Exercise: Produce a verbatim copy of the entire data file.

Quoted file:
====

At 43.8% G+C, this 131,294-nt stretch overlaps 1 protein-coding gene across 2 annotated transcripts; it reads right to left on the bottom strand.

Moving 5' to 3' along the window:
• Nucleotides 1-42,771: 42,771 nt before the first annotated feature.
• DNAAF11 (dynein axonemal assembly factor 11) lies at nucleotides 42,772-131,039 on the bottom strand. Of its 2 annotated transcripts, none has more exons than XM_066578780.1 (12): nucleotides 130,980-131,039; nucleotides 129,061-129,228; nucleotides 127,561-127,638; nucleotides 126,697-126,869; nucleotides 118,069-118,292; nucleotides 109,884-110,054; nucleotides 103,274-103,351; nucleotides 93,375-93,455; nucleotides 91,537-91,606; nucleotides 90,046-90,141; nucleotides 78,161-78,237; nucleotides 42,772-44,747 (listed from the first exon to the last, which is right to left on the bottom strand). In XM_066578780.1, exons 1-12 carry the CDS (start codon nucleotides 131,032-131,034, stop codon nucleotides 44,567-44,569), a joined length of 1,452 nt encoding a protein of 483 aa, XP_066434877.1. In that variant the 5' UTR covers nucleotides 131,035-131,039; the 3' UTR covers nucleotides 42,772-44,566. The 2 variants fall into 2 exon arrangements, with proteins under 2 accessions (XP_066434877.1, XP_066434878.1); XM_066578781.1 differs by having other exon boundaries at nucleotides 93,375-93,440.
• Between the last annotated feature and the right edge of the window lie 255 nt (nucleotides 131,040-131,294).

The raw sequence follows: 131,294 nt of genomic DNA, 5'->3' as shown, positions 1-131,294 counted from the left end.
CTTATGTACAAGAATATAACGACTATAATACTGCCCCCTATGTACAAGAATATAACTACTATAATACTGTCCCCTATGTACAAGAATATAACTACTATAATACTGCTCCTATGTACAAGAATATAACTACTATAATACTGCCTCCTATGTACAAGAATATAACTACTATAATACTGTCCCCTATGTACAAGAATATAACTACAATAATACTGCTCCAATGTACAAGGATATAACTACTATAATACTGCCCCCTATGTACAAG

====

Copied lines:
At 43.8% G+C, this 131,294-nt stretch overlaps 1 protein-coding gene across 2 annotated transcripts; it reads right to left on the bottom strand.

Moving 5' to 3' along the window:
• Nucleotides 1-42,771: 42,771 nt before the first annotated feature.
• DNAAF11 (dynein axonemal assembly factor 11) lies at nucleotides 42,772-131,039 on the bottom strand. Of its 2 annotated transcripts, none has more exons than XM_066578780.1 (12): nucleotides 130,980-131,039; nucleotides 129,061-129,228; nucleotides 127,561-127,638; nucleotides 126,697-126,869; nucleotides 118,069-118,292; nucleotides 109,884-110,054; nucleotides 103,274-103,351; nucleotides 93,375-93,455; nucleotides 91,537-91,606; nucleotides 90,046-90,141; nucleotides 78,161-78,237; nucleotides 42,772-44,747 (listed from the first exon to the last, which is right to left on the bottom strand). In XM_066578780.1, exons 1-12 carry the CDS (start codon nucleotides 131,032-131,034, stop codon nucleotides 44,567-44,569), a joined length of 1,452 nt encoding a protein of 483 aa, XP_066434877.1. In that variant the 5' UTR covers nucleotides 131,035-131,039; the 3' UTR covers nucleotides 42,772-44,566. The 2 variants fall into 2 exon arrangements, with proteins under 2 accessions (XP_066434877.1, XP_066434878.1); XM_066578781.1 differs by having other exon boundaries at nucleotides 93,375-93,440.
• Between the last annotated feature and the right edge of the window lie 255 nt (nucleotides 131,040-131,294).

The raw sequence follows: 131,294 nt of genomic DNA, 5'->3' as shown, positions 1-131,294 counted from the left end.
CTTATGTACAAGAATATAACGACTATAATACTGCCCCCTATGTACAAGAATATAACTACTATAATACTGTCCCCTATGTACAAGAATATAACTACTATAATACTGCTCCTATGTACAAGAATATAACTACTATAATACTGCCTCCTATGTACAAGAATATAACTACTATAATACTGTCCCCTATGTACAAGAATATAACTACAATAATACTGCTCCAATGTACAAGGATATAACTACTATAATACTGCCCCCTATGTACAAG